U.S. Household Balance Sheet Improves Again

The balance sheet of U.S. households with real estate continues to improve – despite tight lending conditions – as increases in home prices continue. The real estate equity position of U.S. households (the difference between assets and liabilities) increased nearly 2.4% for the quarter according to NAHB tabulations of the fourth quarter Federal Reserve Flow of Funds.

The value household-owned real estate, including owner-occupied and second homes, totaled $20.6 trillion for the quarter. Total home mortgage debt outstanding stands at $9.4 trillion. The market value of real estate held by U.S. households increased $265 billion dollars during the quarter, while liabilities (home mortgages) remained virtually unchanged.

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Because the figures are not adjusted for inflation, it is useful to also examine the owners’ equity in real estate as a percentage of household real estate. The ratio is calculated by taking the aggregate equity position divided by the market value of owner-occupied real estate held by U.S. households. The higher the ratio the more favorable is the financial position of U.S. households with real estate. The current reading of 54.5% represents a significant improvement over the 39.1% registered as recently as the second quarter of 2011.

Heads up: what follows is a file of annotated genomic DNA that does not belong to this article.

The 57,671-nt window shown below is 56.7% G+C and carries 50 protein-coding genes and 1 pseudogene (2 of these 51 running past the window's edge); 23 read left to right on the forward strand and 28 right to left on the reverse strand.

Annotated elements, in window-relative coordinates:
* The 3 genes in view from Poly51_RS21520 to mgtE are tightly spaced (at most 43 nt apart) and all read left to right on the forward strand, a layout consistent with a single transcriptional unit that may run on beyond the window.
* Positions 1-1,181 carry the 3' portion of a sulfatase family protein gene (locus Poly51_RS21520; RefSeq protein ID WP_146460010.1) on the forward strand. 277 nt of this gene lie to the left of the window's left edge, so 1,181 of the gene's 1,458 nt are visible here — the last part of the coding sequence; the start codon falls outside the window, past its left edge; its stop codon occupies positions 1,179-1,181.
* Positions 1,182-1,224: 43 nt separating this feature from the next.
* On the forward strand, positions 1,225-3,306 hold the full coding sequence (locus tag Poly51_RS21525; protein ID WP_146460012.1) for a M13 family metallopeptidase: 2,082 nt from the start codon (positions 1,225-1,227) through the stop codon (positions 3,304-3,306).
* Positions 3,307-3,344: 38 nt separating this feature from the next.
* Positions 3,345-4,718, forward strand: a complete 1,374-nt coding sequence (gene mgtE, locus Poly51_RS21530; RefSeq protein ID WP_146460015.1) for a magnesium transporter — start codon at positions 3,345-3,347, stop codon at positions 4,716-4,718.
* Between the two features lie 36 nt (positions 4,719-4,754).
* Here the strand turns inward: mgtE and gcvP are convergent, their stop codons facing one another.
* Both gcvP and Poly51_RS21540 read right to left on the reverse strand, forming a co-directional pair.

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The improvement in the balance sheet of U.S. households means fewer underwater homeowners, thereby unlocking housing supply and demand. This type of improvement in the balance sheet of U.S. households with real estate along with further improvements to job market could release pent-up housing demand.



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1 reply

  1. This is nuts. Only a small fraction of houses change owners in a year – like 4-6%. The “values” are based on the sales prices for those homes – applied to all similar homes. That’s like a low volume stock. And the values are a function of the amount of debt for which a buyer will qualify – which on a 30 year loan at 80% LTV is a function of the interest rate. We are still in a period of historically low rates driven largely by central bank monetary policy, not the push and pull of investment and savings. So, it’s more like a low volume stock traded at high margin.

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